German composer and singing teacher. The daughter of J.F. Reichardt and his first wife, Juliane (née Benda), Louise Reichardt was virtually self-taught. She acquired an informal education from her father and the philosophers and poets who frequented her home in Giebichenstein (near Halle). Such literary figures of the German Romantic era as the Grimm brothers, Ludwig Tieck, Novalis (F.L. von Hardenberg), Joseph von Eichendorff, Clemens Brentano and Ludwig von Arnim were family friends and admired her singing and song settings. In 1809 she settled in Hamburg, where she supported herself as a singing teacher and composer. She also organized and directed a women's chorus which became the nucleus of the Hamburg Singverein. Reichardt was known for her untiring efforts in the production of Handel choral works; she translated the texts and prepared the choruses for performances conducted by her male colleagues. She composed more than 75 songs and choruses, both sacred and secular, which were popular throughout the 19th century and appear in many anthologies; a number have achieved the status of folksongs. Reichardt's German songs have unusually graceful and lyrical vocal lines with deliberately unobtrusive piano accompaniments. Among her best - and best-known - songs are Hoffnung (Wenn die Rosen blühen, F.G. Wetzel), Unruhiger Schlaf (Arnim), and Nach Sevilla (Brentano). Her Italian canzoni, on texts by Metastasio, are eloquent examples of the early 19th-century dramatic Italian song.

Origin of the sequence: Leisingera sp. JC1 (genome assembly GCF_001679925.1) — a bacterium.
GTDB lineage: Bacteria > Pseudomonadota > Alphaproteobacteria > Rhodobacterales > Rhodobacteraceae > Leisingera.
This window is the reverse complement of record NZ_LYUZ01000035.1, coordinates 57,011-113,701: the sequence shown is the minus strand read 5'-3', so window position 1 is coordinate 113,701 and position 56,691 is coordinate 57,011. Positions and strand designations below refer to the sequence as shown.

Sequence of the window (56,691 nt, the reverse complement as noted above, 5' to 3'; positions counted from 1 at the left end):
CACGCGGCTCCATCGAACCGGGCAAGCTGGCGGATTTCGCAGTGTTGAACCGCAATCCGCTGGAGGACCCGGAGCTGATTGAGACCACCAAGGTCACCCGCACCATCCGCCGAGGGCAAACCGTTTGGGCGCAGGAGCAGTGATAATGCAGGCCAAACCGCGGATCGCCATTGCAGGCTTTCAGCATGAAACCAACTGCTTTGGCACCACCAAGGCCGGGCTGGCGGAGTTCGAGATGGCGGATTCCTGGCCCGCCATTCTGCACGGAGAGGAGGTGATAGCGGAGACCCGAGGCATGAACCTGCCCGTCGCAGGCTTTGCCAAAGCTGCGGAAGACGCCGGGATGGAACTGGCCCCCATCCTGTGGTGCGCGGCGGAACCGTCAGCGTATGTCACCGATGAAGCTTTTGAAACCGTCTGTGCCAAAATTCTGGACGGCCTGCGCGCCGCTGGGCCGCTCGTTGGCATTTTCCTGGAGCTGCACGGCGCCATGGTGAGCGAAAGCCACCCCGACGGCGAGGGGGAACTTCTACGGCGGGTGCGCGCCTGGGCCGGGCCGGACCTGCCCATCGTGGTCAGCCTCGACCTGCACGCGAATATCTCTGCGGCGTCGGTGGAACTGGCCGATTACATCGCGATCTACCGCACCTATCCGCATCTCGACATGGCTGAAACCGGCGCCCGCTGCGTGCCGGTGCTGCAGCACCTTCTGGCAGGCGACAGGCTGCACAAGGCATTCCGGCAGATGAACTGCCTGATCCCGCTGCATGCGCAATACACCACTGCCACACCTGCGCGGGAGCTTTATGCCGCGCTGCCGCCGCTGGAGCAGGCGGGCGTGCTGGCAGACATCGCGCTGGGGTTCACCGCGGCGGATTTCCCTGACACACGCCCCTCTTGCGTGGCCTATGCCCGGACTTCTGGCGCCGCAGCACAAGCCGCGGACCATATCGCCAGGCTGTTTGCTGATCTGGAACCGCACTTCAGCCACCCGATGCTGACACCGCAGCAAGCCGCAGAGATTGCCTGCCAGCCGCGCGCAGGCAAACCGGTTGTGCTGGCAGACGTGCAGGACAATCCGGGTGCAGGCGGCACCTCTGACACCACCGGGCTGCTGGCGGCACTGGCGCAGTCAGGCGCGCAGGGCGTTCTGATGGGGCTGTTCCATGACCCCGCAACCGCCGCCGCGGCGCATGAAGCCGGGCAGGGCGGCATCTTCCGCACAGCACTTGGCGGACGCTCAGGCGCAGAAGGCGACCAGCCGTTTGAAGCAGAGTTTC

Source: Nancy B. Reich: Luise Reichardt quoted from Grove Music Online accessed 23 November 2009